Propulsion Systems

propulsionTo put the vastness of space into human perspective, let us assume a present-day space rocket can maintain an average speed of 40,000 miles per hour. Even so, the most direct route to Mars would still be in excess of 50 million miles and would therefore take approximately 2-4 months. Pluto at the edge of the solar system would take over 10 years to reach. However, it would take the same rocket, 72,203 years to reach the nearest star, assuming it could carry or access enough fuel, the descendants of the original occupants were still alive and the rocket had not disintegrated with age.

So what developments might act as a game changer?

It would appear that without the development of radically new systems of propulsion, space exploration will be limited, either in distance or will have to be planned to last for decades or even centuries. In distance terms, the asteroid belt may well fulfil the need for mineral resources for the foreseeable future, while Mars could possibly be terra-formed in some limited way to provide an alternative place of human habitation. If so, then even a modest improvement to existing propulsion technology may satisfy these shorter-term goals. However, longer journeys to the stars will present an altogether different problem even assuming that near light speed propulsion is possible. Without addressing the complexity of Einstein's theory of relativity at this point, we can introduce a few key implications of this theory:

  1. Nothing can travel faster than light
  2. Time dilates or runs slower onboard faster moving spaceships
  3. Space contracts in the direction of motion

In isolation bullet-1 above appears to impose a major limitation to the exploration of even our local galaxy, the Milky Way, and implies an almost total barrier to any practical exploration of the larger universe.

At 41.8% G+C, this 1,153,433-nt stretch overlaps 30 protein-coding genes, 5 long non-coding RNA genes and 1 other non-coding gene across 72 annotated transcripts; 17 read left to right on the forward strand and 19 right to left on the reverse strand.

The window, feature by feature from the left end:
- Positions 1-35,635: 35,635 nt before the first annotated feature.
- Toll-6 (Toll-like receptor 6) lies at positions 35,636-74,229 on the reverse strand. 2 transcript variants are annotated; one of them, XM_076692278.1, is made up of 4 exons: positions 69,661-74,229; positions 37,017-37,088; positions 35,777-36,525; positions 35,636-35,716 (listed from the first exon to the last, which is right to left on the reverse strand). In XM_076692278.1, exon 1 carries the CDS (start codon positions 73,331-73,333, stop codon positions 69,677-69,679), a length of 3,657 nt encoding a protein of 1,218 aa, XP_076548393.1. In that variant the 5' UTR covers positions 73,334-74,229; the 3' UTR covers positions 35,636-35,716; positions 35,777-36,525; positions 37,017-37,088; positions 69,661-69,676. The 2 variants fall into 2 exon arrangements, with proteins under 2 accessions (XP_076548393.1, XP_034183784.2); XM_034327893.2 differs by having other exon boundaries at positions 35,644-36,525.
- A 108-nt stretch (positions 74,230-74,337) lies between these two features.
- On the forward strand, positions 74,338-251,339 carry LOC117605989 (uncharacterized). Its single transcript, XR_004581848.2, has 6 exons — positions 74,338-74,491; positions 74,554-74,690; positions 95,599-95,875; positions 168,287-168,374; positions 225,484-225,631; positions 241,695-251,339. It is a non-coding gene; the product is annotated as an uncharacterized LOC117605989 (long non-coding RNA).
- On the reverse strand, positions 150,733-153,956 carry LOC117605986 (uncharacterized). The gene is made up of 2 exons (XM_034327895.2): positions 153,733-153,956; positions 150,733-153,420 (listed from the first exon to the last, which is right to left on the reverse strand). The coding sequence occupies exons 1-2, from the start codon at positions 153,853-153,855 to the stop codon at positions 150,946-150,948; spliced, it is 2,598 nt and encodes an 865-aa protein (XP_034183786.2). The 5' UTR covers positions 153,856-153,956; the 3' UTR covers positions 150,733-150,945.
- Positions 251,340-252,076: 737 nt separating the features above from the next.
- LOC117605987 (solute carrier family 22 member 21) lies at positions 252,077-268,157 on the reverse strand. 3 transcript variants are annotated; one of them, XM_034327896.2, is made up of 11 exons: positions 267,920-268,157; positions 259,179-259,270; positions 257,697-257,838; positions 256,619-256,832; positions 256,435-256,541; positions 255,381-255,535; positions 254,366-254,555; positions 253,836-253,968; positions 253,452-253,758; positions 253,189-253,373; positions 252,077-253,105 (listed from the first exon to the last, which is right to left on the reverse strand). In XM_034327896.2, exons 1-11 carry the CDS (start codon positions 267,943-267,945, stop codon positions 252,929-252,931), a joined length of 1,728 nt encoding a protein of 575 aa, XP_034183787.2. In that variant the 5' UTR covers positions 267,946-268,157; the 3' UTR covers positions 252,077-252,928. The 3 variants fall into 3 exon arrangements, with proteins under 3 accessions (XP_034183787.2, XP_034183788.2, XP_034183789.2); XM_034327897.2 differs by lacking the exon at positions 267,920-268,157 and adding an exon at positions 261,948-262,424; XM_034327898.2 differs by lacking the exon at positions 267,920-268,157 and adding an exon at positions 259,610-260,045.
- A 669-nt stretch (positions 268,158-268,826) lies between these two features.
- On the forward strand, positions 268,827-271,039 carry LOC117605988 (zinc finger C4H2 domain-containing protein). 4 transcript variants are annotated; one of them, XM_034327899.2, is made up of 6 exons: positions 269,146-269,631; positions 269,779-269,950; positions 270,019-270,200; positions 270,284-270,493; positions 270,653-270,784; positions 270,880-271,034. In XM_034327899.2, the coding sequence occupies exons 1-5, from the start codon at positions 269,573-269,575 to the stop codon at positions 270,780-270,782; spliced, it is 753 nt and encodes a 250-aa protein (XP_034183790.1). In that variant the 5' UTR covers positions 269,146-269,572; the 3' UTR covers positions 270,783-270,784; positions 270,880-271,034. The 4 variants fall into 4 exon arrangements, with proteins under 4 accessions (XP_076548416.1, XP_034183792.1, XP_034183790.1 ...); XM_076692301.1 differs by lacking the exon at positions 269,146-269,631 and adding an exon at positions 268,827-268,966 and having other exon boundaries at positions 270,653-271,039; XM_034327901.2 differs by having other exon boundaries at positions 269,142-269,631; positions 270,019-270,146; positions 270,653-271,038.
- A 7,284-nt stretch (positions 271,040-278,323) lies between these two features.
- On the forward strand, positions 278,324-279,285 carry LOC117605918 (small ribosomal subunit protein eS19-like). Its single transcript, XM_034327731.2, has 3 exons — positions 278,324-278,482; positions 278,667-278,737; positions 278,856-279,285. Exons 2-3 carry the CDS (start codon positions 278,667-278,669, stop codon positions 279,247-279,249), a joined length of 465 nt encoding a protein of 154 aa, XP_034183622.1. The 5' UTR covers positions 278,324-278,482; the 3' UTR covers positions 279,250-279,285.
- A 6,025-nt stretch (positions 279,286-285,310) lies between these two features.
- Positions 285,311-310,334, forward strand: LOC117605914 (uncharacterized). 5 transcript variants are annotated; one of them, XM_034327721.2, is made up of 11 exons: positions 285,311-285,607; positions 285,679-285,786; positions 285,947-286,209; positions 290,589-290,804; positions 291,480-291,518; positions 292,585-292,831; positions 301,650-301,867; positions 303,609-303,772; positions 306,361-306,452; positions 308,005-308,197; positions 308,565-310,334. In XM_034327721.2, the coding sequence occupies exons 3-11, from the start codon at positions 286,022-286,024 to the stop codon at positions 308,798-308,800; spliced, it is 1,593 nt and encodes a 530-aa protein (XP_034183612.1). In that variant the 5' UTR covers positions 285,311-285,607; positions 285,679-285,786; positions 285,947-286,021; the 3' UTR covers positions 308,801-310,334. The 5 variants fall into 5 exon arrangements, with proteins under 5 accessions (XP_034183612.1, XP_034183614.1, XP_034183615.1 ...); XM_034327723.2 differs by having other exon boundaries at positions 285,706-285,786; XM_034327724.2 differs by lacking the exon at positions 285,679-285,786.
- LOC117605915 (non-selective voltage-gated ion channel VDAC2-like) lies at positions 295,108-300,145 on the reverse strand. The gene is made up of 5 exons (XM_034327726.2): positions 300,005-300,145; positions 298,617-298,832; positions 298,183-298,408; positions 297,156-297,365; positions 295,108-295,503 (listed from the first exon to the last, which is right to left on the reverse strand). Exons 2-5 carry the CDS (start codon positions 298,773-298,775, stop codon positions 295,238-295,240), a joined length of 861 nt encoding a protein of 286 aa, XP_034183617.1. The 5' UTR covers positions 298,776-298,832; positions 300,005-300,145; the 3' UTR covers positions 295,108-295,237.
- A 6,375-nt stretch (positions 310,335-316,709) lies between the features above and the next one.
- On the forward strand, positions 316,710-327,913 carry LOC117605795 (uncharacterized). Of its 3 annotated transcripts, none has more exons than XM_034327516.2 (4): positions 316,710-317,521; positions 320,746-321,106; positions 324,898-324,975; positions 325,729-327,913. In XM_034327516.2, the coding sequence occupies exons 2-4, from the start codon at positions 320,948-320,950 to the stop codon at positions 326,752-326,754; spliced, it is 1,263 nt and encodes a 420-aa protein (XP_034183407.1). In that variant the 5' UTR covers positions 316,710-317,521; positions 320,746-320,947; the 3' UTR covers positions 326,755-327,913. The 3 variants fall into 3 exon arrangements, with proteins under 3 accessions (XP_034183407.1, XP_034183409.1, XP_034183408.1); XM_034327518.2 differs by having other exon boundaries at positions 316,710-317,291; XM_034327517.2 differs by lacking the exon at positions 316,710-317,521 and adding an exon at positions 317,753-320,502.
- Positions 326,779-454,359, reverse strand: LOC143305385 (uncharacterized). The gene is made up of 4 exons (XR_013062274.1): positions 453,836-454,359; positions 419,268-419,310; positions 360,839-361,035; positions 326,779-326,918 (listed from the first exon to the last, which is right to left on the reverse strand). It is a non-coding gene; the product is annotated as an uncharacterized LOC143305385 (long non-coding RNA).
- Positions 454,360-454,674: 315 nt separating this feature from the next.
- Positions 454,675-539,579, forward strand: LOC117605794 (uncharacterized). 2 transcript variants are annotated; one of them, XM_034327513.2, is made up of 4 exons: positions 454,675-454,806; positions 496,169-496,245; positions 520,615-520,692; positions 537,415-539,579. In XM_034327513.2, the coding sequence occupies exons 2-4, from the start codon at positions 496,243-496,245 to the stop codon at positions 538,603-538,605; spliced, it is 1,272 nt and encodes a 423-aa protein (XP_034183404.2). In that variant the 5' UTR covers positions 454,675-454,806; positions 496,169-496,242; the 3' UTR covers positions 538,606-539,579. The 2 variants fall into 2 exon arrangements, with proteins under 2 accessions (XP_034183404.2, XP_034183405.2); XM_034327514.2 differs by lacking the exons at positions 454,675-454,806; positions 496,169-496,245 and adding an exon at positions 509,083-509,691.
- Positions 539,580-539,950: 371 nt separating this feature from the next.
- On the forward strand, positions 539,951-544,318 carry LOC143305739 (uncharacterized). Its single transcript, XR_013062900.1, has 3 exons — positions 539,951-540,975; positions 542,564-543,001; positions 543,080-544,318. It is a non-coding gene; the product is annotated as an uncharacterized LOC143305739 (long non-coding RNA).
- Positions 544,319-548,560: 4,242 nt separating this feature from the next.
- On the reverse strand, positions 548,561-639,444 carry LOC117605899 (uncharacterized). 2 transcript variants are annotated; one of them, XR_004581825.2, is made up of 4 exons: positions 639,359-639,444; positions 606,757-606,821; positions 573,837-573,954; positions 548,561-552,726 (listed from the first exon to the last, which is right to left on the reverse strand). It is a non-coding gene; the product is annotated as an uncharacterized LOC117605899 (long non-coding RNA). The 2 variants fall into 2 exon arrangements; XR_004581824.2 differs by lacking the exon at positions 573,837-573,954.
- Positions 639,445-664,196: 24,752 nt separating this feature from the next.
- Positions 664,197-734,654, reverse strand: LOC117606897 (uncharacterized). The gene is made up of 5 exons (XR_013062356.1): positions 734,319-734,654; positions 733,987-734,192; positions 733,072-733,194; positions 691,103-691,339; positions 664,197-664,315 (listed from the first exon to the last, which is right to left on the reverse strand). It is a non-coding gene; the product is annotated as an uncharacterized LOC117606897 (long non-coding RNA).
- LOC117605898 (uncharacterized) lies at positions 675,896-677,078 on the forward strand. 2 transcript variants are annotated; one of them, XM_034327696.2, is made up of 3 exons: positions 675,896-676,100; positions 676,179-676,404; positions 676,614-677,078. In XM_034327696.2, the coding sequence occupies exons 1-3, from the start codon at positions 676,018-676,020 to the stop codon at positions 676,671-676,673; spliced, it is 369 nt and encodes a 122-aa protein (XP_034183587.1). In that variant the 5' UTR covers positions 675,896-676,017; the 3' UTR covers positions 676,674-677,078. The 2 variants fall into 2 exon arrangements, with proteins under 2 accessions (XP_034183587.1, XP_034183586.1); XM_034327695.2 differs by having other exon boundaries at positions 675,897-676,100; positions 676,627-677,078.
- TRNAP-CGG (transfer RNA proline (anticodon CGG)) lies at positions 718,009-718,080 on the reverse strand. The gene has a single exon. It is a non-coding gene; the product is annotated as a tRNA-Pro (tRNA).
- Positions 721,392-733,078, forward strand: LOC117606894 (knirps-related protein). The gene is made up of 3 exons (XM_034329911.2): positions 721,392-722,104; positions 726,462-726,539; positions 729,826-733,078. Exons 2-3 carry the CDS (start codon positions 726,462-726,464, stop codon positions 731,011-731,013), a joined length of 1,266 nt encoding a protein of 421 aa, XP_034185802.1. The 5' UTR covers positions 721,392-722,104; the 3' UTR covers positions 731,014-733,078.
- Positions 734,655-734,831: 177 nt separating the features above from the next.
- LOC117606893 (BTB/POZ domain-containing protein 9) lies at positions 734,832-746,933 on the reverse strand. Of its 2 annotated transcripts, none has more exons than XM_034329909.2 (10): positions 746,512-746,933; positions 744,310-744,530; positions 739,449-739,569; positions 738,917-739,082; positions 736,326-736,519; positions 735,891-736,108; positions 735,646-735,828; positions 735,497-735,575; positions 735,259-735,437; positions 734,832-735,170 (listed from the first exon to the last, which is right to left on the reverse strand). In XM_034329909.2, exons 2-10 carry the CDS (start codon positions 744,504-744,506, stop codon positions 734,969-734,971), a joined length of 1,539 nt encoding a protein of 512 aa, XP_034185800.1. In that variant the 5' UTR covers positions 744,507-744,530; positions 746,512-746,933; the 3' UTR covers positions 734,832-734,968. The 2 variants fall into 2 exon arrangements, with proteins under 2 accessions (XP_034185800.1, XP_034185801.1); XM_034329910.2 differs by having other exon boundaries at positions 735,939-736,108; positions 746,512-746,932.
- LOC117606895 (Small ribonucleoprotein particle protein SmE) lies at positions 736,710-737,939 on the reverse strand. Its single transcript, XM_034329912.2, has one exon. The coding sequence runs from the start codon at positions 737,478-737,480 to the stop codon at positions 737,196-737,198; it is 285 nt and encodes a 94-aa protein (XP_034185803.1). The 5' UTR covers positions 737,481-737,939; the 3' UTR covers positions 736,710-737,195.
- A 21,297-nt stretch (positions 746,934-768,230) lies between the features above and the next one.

But do bullets 2 & 3 offer a potential escape clause?

The problem with time dilation is that the effects would only become appreciable at speeds approaching light speed, e.g. +95%, which is far beyond any propulsion technology that exists today. However, as shown in the following diagram, the relativity index will fall towards zero as an exponential function of velocity as it approaches the speed of light. So, at 95% of lightspeed, the relativity index would fall to 31%, which would conceptually reduce the onboard time taken to the nearest star, at some 4.3 lightyears, to 1.4 years, although the elapsed time on Earth would be 4.5 years. Of course, a journey to a far more distant star, even within our local galaxy, might be linked to distances of 100's or 1000's of lightyears, such that the onboard and elapsed time would still remain problematic.

Therefore, other approaches may have to be considered. While it does not really resolve the problem of either the onboard or the elapsed time, suspended animation might 'fool' the human aging process such that the journey might be survivable within what we currently understand to be an 'average human life-time'. Another, and possibly more pragmatic, approach might encompass the idea of a deep space vessel becoming an 'Ark' in which the spaceship exists as a moving, space-borne, self-sustaining colony. The Ark would be a place where people lived, and died, over multiple generations in order to reach their final destination in what would amount to a one-way migration from Earth to some distant world. Of course, it might be naive to assume that it will be  'homo sapiens', as understood today, that will journey to the stars, as the challenge of space exploration might favour some other form of intelligent life.